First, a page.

By Jonathan Copping, Sports Lawyer, Bolt Burdon Law Firm, London, United Kingdom
In a wide-ranging speech at the 41st UEFA Congress held on 5 April 2017 in Helsinki, Finland, UEFA President, Aleksander Ceferin, reiterated UEFA’s position to work with Europe’s leagues, clubs and players.
UEFA’s relationship with a number of stakeholders has been strained recently. Only three weeks ago, the European Professional Football Leagues (“EPFL”) scrapped the memorandum of understanding it had with UEFA that prevented domestic games being scheduled on the same evenings as Champions’ League games.
It is thought that the EPFL did so in reaction to UEFA’s reforms to the Champions’ League, which will see four teams from England, Germany, Italy and Spain be guaranteed places in the group stages from 2018 to 2021, at the expense of teams from lower ranked European leagues.
Additionally, Ceferin has recently stated that he wants to introduce reforms that address the competitive balance within European football, including limiting squad sizes to stop player hoarding.
Whilst not expressly stating UEFA’s proposed reforms, Ceferin stated at the Congress:
“Together, we will develop a strategic vision for European Football. We will initiate discussions very soon, so that together we can start designing the football of tomorrow. It is your ideas, projects, hopes and aspirations, and those of your clubs, players and supporters that will be at the heart of this vision”.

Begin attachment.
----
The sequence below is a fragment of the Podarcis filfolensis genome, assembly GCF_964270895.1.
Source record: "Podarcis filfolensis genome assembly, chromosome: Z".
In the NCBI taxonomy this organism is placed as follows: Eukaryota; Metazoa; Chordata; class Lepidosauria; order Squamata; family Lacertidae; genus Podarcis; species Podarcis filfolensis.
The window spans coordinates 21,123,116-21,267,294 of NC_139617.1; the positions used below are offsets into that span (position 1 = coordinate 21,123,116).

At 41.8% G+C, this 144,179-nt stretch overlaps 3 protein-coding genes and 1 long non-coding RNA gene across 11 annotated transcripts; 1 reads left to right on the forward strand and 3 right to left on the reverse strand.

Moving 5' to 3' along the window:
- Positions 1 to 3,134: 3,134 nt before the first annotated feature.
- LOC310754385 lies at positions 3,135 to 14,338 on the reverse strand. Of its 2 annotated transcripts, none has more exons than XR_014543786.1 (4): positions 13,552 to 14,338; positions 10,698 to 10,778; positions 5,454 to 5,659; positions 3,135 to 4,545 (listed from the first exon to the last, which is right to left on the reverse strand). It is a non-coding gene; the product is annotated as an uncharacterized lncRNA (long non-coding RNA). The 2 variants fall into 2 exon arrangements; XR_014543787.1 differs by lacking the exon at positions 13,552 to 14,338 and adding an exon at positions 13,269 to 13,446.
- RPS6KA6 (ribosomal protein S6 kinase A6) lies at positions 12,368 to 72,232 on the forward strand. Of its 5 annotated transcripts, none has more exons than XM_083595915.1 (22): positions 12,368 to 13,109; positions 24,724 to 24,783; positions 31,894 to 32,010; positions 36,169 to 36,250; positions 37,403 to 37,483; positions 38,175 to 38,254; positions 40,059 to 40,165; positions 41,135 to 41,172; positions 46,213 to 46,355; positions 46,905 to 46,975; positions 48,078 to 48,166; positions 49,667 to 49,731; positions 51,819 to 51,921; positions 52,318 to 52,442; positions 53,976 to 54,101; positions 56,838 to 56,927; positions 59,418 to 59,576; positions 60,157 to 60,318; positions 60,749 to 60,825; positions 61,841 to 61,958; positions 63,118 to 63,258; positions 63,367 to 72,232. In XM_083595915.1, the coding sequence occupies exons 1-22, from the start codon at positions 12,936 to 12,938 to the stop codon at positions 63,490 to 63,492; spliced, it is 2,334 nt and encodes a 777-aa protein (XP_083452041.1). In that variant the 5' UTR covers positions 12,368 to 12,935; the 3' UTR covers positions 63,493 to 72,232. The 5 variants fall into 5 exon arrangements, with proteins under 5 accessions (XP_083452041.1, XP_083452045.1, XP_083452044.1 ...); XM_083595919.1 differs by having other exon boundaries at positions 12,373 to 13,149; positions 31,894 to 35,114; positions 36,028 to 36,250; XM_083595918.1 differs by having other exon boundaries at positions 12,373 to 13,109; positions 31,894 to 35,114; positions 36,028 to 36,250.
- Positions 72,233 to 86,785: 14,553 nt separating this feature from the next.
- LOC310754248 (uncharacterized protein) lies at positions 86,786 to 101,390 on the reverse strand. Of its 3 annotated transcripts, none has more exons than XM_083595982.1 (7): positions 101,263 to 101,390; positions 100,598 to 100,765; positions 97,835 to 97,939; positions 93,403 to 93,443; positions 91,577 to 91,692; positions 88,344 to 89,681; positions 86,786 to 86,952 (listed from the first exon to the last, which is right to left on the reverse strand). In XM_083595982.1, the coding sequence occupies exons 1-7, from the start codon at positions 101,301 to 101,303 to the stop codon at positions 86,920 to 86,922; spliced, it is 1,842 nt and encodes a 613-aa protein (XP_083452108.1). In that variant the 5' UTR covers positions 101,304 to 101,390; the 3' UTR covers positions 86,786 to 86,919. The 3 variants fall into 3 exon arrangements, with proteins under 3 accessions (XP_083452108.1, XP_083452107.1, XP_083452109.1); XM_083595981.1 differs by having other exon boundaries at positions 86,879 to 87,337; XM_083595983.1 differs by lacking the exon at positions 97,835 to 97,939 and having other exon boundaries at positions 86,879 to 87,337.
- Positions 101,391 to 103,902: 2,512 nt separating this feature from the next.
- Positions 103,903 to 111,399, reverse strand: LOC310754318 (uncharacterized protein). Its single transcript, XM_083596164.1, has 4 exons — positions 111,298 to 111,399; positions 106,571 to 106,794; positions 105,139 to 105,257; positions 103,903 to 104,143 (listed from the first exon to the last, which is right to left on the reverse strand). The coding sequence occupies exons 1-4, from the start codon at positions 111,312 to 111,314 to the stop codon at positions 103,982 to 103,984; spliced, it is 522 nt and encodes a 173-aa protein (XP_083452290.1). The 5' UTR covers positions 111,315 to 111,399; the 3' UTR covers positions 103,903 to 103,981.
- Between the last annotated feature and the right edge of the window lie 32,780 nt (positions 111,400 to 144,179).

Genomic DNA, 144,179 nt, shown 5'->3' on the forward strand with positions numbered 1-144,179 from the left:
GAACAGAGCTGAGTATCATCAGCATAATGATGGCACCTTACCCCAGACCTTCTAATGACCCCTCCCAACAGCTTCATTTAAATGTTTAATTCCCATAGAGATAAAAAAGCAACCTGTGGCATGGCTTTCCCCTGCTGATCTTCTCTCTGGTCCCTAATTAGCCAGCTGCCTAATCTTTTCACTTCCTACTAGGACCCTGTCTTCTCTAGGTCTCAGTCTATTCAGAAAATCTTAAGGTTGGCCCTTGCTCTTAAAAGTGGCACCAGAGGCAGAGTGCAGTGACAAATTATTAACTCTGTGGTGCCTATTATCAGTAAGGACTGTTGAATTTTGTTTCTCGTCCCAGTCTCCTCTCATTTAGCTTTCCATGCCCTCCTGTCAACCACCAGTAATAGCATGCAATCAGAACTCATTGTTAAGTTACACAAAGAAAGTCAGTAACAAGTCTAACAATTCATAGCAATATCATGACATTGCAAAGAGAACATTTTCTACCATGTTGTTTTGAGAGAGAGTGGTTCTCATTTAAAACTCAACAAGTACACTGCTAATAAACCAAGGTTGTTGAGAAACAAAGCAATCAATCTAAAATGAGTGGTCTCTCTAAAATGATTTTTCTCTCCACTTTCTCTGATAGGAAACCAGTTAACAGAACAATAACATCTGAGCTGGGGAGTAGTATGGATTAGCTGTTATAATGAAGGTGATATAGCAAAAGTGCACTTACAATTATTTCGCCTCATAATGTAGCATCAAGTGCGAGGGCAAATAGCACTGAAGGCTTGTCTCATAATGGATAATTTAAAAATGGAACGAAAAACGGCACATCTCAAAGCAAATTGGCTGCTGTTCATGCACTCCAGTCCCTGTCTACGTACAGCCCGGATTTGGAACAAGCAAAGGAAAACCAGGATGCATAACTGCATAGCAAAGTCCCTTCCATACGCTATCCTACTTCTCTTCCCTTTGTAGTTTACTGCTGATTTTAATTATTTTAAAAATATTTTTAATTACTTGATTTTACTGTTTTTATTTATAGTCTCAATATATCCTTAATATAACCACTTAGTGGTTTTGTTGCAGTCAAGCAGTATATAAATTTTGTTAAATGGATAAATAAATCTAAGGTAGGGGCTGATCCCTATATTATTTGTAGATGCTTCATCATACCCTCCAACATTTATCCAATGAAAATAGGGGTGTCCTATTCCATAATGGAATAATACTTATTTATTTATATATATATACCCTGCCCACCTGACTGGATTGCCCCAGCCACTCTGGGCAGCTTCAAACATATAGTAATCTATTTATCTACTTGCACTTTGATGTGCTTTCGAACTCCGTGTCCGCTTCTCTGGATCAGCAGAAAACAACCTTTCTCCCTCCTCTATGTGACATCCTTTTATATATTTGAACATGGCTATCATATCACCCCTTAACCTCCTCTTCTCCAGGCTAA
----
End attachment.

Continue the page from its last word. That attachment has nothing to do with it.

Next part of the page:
In terms of the changes that Ceferin announced, UEFA would be allocating an additional €1 million solidarity payment to each member association in response to healthy financial results from competitions including UEFA Euro 2016, and he stated:
“UEFA is not here to accumulate wealth, while [associations] struggle to develop football in the furthest reaches of [their] territories”.
The allocation of the solidarity payment is particularly good news for UEFA member associations. At a time when the Champions’ League, Europa League and the European Championships are generating mega sums for UEFA, it is important that the money is given back to the member associations so that football can continue to be developed and accessible for as many people as possible.
Separately, it has been announced that there will now be a maximum of three four-year terms for UEFA’s president and executive committee members.
It is clear that Ceferin is trying to balance the interests of all the stakeholders; however, that will, no doubt, not prove to be an easy task, taking into account the conflicting interests of the stakeholders. That is probably one of the reasons why he did not go into too much detail regarding any reforms and changes that UEFA may make in the near future.
It will be interesting to watch the UEFA President’s next steps as he tries to bring about his changes to make European football more competitively balanced. A very worthy sporting aim indeed and one that deserves to succeed!
Jonathan Copping can be contacted by e-mail at ‘JonathanCopping@boltburdon.co.uk’